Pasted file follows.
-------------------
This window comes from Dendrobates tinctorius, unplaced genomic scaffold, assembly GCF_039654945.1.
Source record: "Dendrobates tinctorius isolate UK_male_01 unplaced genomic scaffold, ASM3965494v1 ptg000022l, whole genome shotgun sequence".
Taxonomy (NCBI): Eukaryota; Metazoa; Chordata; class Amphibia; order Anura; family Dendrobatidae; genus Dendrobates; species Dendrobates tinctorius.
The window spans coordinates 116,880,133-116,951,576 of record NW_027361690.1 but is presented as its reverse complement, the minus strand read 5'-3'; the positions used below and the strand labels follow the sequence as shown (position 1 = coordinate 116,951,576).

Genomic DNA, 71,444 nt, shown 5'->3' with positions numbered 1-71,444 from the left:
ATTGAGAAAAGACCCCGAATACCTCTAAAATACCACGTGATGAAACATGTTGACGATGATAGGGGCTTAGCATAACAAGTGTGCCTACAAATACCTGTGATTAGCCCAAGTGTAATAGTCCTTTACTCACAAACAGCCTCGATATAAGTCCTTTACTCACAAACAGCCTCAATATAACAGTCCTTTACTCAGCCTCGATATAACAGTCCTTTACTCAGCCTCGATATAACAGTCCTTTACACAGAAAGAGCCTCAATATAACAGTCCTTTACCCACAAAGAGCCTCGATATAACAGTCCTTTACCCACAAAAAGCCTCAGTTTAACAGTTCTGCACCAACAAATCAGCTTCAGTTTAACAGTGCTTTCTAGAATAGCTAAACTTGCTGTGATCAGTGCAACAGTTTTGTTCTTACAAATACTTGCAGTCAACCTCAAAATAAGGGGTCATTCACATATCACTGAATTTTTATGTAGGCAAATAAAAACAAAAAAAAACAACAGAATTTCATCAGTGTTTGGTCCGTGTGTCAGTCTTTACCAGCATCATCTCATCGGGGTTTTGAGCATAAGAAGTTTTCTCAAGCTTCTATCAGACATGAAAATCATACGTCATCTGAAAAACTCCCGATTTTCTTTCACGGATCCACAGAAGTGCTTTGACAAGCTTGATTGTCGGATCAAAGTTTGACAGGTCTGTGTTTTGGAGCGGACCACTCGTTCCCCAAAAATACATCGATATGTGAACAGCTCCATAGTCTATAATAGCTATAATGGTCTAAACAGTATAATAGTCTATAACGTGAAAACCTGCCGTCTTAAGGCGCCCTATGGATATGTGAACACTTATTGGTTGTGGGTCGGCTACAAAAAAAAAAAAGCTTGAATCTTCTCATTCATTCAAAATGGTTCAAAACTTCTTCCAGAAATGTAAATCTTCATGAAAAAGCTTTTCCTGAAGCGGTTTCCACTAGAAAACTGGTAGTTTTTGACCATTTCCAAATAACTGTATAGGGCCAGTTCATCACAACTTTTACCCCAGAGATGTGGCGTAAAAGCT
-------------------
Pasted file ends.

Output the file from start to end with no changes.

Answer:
This window comes from Dendrobates tinctorius, unplaced genomic scaffold, assembly GCF_039654945.1.
Source record: "Dendrobates tinctorius isolate UK_male_01 unplaced genomic scaffold, ASM3965494v1 ptg000022l, whole genome shotgun sequence".
Taxonomy (NCBI): Eukaryota; Metazoa; Chordata; class Amphibia; order Anura; family Dendrobatidae; genus Dendrobates; species Dendrobates tinctorius.
The window spans coordinates 116,880,133-116,951,576 of record NW_027361690.1 but is presented as its reverse complement, the minus strand read 5'-3'; the positions used below and the strand labels follow the sequence as shown (position 1 = coordinate 116,951,576).

Genomic DNA, 71,444 nt, shown 5'->3' with positions numbered 1-71,444 from the left:
ATTGAGAAAAGACCCCGAATACCTCTAAAATACCACGTGATGAAACATGTTGACGATGATAGGGGCTTAGCATAACAAGTGTGCCTACAAATACCTGTGATTAGCCCAAGTGTAATAGTCCTTTACTCACAAACAGCCTCGATATAAGTCCTTTACTCACAAACAGCCTCAATATAACAGTCCTTTACTCAGCCTCGATATAACAGTCCTTTACTCAGCCTCGATATAACAGTCCTTTACACAGAAAGAGCCTCAATATAACAGTCCTTTACCCACAAAGAGCCTCGATATAACAGTCCTTTACCCACAAAAAGCCTCAGTTTAACAGTTCTGCACCAACAAATCAGCTTCAGTTTAACAGTGCTTTCTAGAATAGCTAAACTTGCTGTGATCAGTGCAACAGTTTTGTTCTTACAAATACTTGCAGTCAACCTCAAAATAAGGGGTCATTCACATATCACTGAATTTTTATGTAGGCAAATAAAAACAAAAAAAAACAACAGAATTTCATCAGTGTTTGGTCCGTGTGTCAGTCTTTACCAGCATCATCTCATCGGGGTTTTGAGCATAAGAAGTTTTCTCAAGCTTCTATCAGACATGAAAATCATACGTCATCTGAAAAACTCCCGATTTTCTTTCACGGATCCACAGAAGTGCTTTGACAAGCTTGATTGTCGGATCAAAGTTTGACAGGTCTGTGTTTTGGAGCGGACCACTCGTTCCCCAAAAATACATCGATATGTGAACAGCTCCATAGTCTATAATAGCTATAATGGTCTAAACAGTATAATAGTCTATAACGTGAAAACCTGCCGTCTTAAGGCGCCCTATGGATATGTGAACACTTATTGGTTGTGGGTCGGCTACAAAAAAAAAAAAGCTTGAATCTTCTCATTCATTCAAAATGGTTCAAAACTTCTTCCAGAAATGTAAATCTTCATGAAAAAGCTTTTCCTGAAGCGGTTTCCACTAGAAAACTGGTAGTTTTTGACCATTTCCAAATAACTGTATAGGGCCAGTTCATCACAACTTTTACCCCAGAGATGTGGCGTAAAAGCT